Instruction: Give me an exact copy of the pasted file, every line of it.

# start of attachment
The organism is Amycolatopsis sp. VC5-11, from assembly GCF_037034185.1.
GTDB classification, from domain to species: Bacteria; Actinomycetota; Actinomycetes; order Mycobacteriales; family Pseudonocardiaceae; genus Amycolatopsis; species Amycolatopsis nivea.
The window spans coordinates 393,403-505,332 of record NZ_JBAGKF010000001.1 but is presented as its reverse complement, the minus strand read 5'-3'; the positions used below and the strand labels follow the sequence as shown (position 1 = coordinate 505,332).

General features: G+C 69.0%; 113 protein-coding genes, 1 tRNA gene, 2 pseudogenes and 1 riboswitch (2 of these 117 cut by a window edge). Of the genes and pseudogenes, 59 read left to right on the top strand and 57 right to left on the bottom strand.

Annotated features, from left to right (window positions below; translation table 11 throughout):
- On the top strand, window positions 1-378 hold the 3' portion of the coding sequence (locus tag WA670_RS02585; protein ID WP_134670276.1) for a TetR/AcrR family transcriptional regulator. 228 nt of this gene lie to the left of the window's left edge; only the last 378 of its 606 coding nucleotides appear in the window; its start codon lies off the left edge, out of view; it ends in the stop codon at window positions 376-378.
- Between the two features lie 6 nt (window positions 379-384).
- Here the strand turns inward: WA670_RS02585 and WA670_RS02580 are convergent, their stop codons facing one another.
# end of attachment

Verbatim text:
The organism is Amycolatopsis sp. VC5-11, from assembly GCF_037034185.1.
GTDB classification, from domain to species: Bacteria; Actinomycetota; Actinomycetes; order Mycobacteriales; family Pseudonocardiaceae; genus Amycolatopsis; species Amycolatopsis nivea.
The window spans coordinates 393,403-505,332 of record NZ_JBAGKF010000001.1 but is presented as its reverse complement, the minus strand read 5'-3'; the positions used below and the strand labels follow the sequence as shown (position 1 = coordinate 505,332).

General features: G+C 69.0%; 113 protein-coding genes, 1 tRNA gene, 2 pseudogenes and 1 riboswitch (2 of these 117 cut by a window edge). Of the genes and pseudogenes, 59 read left to right on the top strand and 57 right to left on the bottom strand.

Annotated features, from left to right (window positions below; translation table 11 throughout):
- On the top strand, window positions 1-378 hold the 3' portion of the coding sequence (locus tag WA670_RS02585; protein ID WP_134670276.1) for a TetR/AcrR family transcriptional regulator. 228 nt of this gene lie to the left of the window's left edge; only the last 378 of its 606 coding nucleotides appear in the window; its start codon lies off the left edge, out of view; it ends in the stop codon at window positions 376-378.
- Between the two features lie 6 nt (window positions 379-384).
- Here the strand turns inward: WA670_RS02585 and WA670_RS02580 are convergent, their stop codons facing one another.